> machine.
> If the machine has no supported topology it is equal to the
> existing "cpu"
> load value.
>
> Load value 'm_core': The total amount of cores available on a
> machine. If
> the machine has no supported topology it is equal to the existing
> "cpu" value.
>
> Load value 'm_thread': The total amount of threads the machine
> supports. In
> case of CMT/SMT this could be a multiple of 'core's available. If
> the machine
> has no supported topology it is equal to the existing 'cpu' value.
>
> With the new load value 'm_core' the installation routine for
> execution hosts
> is changed so that the 'slots' value is in the default case the
> amount of cores
> found.
>
> 3.2 Functionality
> -----------------
>
> 3.2.1 New "qsub -binding" parameter
> -----------------------------------
>
> In order to give the user the ability to request a special core
> affinity needed
> for his/her application a new submission parameter ('-binding') has
> to be
> introduced. With this parameter a special setup for the submitted
> job can be
> requested. A specific core is described via a
> <socket_number>,<core_number>
> tuple. Counting begins at 0 so that '0,1' describes the 2nd core on
> the first
> socket.
>
> To simplify the burden of generating long lists of socket-core-
> pairs the user
> can request different strategies. A strategy describes the method
> how those pairs
> should be created transparently by the system.
>
> With the new submission (CLI qsub) parameter '-binding' different
> core binding
> strategies could be selected. This should be used only in
> conjunction with exclusive
> host access for this job. The binding is done on Linux hosts only.
> Other hosts
> ignoring this so it us up to the user/admin to request a supported
> host. All
> processes started on one host from the job script have the same
> binding mask
> (which specifies which cores (not) to use). Doing a per-process
> binding is
> error-prone but could be a future enhancement. When a PE job is
> started using
> host exclusively the binding is applied to it but binding is
> applied also
> when a normal job script or binary job is started. The amount of
> requested
> slots does not restrict the amount of cores the process(es) are
> bound to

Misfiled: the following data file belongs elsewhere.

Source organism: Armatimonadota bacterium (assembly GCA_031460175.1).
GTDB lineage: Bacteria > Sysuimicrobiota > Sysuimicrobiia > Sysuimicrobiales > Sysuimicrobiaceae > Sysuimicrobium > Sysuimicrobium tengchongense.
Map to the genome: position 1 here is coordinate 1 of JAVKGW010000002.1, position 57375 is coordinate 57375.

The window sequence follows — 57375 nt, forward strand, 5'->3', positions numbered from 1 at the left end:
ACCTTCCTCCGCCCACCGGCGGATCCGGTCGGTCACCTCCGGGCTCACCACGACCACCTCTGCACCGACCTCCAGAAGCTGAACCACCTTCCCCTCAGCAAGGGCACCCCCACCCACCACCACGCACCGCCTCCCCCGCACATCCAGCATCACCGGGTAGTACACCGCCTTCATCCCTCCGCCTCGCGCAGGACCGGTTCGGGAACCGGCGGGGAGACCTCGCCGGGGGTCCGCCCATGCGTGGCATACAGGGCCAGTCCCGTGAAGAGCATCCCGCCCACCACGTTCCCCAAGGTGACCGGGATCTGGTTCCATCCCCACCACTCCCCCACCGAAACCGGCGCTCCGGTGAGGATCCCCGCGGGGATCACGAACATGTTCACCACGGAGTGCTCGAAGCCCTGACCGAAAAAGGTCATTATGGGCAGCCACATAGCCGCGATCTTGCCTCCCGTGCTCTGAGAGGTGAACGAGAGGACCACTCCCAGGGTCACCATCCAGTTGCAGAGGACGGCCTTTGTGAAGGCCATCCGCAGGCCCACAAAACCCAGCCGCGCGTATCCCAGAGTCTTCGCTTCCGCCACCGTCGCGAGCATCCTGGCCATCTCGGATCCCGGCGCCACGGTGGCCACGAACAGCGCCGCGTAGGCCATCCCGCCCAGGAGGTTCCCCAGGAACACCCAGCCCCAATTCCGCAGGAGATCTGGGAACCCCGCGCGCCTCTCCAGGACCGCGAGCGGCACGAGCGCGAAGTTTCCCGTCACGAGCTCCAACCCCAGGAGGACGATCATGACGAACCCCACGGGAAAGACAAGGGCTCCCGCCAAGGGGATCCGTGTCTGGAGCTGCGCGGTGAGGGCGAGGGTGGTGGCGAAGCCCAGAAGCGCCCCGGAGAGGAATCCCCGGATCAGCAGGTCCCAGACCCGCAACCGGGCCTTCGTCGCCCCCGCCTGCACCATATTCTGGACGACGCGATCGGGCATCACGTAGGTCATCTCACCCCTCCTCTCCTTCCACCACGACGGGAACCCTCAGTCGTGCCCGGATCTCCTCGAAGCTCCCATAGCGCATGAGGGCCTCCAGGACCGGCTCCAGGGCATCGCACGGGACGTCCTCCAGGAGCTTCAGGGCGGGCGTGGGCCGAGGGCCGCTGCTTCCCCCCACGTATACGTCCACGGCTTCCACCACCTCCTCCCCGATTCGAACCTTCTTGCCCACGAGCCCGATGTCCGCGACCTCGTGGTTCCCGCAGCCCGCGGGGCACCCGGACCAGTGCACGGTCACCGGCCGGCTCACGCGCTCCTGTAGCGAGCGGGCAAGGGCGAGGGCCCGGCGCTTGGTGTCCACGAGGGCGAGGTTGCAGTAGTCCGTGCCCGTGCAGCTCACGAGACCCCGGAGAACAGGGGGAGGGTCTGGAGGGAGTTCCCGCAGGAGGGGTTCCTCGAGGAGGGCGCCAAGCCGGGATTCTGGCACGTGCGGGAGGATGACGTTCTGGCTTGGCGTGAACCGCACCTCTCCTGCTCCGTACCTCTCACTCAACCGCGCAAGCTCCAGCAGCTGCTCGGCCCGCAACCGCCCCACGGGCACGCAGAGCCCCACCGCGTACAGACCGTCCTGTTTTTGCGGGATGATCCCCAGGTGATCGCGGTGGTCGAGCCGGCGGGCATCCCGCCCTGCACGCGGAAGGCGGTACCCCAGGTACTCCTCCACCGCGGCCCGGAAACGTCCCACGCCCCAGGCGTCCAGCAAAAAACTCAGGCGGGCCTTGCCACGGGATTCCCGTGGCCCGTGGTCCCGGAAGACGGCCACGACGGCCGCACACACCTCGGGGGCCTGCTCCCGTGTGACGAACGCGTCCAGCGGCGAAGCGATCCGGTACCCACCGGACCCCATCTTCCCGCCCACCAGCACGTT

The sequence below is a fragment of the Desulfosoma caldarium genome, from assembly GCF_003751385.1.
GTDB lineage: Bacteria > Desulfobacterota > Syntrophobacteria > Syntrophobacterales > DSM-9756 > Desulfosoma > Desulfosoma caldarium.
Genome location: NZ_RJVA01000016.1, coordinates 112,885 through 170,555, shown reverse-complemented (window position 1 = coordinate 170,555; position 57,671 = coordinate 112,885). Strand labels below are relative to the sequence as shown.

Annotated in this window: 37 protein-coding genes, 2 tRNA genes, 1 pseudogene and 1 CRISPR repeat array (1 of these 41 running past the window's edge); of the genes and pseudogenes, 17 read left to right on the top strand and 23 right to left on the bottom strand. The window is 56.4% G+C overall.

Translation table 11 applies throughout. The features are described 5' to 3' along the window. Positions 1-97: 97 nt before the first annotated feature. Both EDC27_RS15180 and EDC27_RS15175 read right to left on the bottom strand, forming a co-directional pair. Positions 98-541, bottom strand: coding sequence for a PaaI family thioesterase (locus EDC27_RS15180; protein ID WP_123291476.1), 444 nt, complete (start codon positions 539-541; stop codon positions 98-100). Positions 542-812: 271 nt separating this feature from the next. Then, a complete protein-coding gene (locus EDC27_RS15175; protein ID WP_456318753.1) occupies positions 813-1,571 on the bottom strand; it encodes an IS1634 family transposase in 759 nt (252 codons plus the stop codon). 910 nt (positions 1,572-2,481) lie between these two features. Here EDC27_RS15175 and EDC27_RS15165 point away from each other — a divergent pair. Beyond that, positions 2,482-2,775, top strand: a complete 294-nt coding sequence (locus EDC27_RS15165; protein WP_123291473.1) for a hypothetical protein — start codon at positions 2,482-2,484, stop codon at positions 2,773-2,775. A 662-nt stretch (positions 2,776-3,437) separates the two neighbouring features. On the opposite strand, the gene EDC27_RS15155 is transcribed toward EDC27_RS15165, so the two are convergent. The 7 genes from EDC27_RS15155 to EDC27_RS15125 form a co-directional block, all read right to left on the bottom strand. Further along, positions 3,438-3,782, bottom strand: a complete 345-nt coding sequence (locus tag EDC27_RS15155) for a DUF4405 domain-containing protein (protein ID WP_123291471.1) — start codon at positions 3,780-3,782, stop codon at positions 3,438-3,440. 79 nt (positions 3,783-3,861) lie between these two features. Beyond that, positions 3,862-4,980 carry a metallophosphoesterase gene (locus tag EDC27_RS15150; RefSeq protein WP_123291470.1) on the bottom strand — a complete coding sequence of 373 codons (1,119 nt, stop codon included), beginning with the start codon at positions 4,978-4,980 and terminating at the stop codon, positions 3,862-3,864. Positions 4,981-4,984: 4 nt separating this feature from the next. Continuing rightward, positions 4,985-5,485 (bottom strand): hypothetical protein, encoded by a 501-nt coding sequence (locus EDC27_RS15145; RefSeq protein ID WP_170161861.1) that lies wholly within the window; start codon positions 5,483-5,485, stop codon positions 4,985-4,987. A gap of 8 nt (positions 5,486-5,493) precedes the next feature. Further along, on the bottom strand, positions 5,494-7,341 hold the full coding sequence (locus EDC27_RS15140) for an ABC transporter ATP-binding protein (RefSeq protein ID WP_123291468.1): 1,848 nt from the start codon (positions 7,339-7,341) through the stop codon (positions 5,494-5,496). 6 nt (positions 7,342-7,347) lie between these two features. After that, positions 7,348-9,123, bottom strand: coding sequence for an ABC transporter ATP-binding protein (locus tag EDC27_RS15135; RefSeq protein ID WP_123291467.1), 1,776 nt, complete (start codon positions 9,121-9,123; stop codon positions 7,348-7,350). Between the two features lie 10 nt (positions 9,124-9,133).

> because without binding a process is bound to every available core.
>
> The following new parameters are allowed (remark: the optional
> parameter
> [env|pe|set] is described below):
>
> '-binding [env|pe|set] linear:<amount>' := Sets the core binding so
> that
> <amount> of successive cores on a single socket are tried to be
> used. If there
> is no empty (in terms of already bound jobs) socket available an
> already partly
> occupied socket which offers the amount of cores is used. If this
> does fail
> consecutive cores on consecutive sockets are going to be used. If
> this fails no
> binding is done.
>
> '-binding [env|pe|set] linear:<amount>:[<socket>,]<core>' := Sets
> the core binding
> for the process/script started by qsub to <amount> following cores
> starting
> at core <core> on socket <socket>. If '<socket>,' is not set the
> socket number
> is calculated out of the <core> number. Note that first core on
> first socket is
> described as 0,0. If there is a misconfiguration (<amount> is too
> high, the [<socket>,]
> <core> is unavailable, or a collision occurs no core binding is done.
>
> '-binding [env|pe|set] striding:<firstcore>-<lastcore>:<n>' := Sets
> core binding
> in a core striding manner meaning that with the beginning of
> <firstcore> all
> cores to <lastcore> (including when possible) are used with a step-
> size of <n>.
> If <n> is 2 then every second core is taken for example. If there
> are range
> problems no mask is set at all. The core numbering is global, that
> means on
> a 2 socket (with 4 cores each) system the core denoted as 4 is the
> first core
> on the second socket (<1,0>).
>
> '-binding [env|pe|set] striding:<socket>,<core>-
> <socket>,<core>:<n>' := Sets
> core binding like before but with the difference that the first and
> last core
> are specified as core numbers on a specific socket.
>
> '-binding [env|pe|set] striding:<amount>:<n>' := Set the core
> binding like before
> but does not use a specified core and socket number as the first
> one. The system
> searches for <amount> cores with the offset <n> between them which
> are not
> already bound. When no placement is found (because amount is too
> high or
> in case of collisions) no binding is done.
>
> Note that the core affinity mask is set for the script/process
> which is started